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(Newsrooms: SUBS 5th graf to CORRECT reference to DNA testing to morphological testing; adds link to updated
news story from Wright State University. With art at www.flickr.com/photos/uacescomm/15365277140/)
LITTLE ROCK – The white fringe tree, a plant that lights up the spring landscape
with white clusters of flowers, has been confirmed as a host for the emerald ash borer
Chionanthus virginicus, also known as Grancy Graybeard or Old Man’s Beard, is a relative of the ash tree
that is native to the southeastern U.S. It’s common in Arkansas west of the Delta
in the Ouachitas and southern counties and usually grows as a multi-stemmed tree or
large shrub, reaching 15 to 20 feet high. It is the only plant of its genus that is
native to the U.S.
“We must emphasize that this finding has been confirmed only in Ohio at the moment,”
said Tamara Walkingstick, associate director of the Arkansas Forest Resources Center
of the University of Arkansas System Division of Agriculture. “This discovery means
we will be broadening our search for evidence of ash borers adapting to additional
According to “Entomology Today,” Wright State University Professor Don Cipollini found
the ash borer attacking fringe trees in Ohio. He told the outlet that the ash borer
“may have a wider host range than we ever thought in the first place, or it is adapting
to utilize new hosts.”
Cipollini’s finding was confirmed through morphological testing by the USDA’s Systematic
Entomology Laboratory in Maryland. (See updated news story at Updated available at
Since the emerald ash borer was discovered in the United States 12 years ago, the
borer is blamed for the deaths of tens of millions of trees in the U.S. and Canada.
In September, the Arkansas State Plant Board imposed an emergency quarantine in 25
counties to slow spread of the tiny green beetle. The ash borer had been confirmed
in Clark, Columbia, Dallas, Hot Spring, Nevada and Ouachita counties. The quarantine
requirements remain unchanged at this time. The emergency quarantine regulations and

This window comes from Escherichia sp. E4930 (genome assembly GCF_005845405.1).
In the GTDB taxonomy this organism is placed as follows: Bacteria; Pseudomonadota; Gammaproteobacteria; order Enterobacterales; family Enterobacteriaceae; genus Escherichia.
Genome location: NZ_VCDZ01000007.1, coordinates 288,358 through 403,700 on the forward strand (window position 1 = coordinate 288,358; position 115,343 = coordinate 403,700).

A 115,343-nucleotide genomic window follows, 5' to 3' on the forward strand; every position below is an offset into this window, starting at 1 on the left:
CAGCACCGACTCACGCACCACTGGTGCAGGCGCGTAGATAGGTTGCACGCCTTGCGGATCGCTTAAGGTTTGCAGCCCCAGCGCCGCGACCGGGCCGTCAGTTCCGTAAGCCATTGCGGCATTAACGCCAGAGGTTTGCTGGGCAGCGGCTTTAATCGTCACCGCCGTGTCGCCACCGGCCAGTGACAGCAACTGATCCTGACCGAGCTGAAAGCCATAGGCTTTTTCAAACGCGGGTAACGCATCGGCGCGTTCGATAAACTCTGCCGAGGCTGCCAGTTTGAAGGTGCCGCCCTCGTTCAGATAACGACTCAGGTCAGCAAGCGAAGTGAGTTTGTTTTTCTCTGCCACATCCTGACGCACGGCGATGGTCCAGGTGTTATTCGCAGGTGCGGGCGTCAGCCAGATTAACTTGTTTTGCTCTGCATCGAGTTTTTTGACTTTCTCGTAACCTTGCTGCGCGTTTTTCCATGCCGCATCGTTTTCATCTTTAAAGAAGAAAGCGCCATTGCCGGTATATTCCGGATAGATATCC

map can be found at: http://www.aad.arkansas.gov/emerald-ash-borer.
The quarantine would bar movement of firewood and nursery stock out of the quarantined
area to slow the insect’s spread. Firewood should be sourced locally and burned locally,
state officials said. (See: www.uaex.uada.edu/media-resources/news/april2014/04-18-2014-Ark-Invasives-Firewood.aspx)
Signs of infestationSymptoms of infestation include:
Ash borer damage and symptoms on white fringe are the same as those in infested ash
If any of these signs of infestation appear, contact your county extension agent or
email the Arkansas State Plant Board at EAB@aspb.ar.gov.
For more information about the emerald ash borer, visit www.emeraldashborer.info or www.arinvasives.org. A fact sheet about the borer may be found at: “Emerald Ash Borer: A potential pest
of ash trees in Arkansas”, downloadable at www.uaex.uada.edu/publications/pdf/FSA-7066.pdf.
The Arkansas Cooperative Extension Service offers its programs to all eligible persons
regardless of race, color, sex, gender identity, sexual orientation, national origin,
religion, age, disability, marital or veteran status, genetic information, or any
other legally protected status, and is an Affirmative Action/Equal Opportunity Employer.
By Mary HightowerThe Cooperative Extension ServiceU of A System Division of Agriculture
Media Contact: Mary HightowerDir. of Communication ServicesU of A Division of AgricultureCooperative Extension Service(501) email@example.com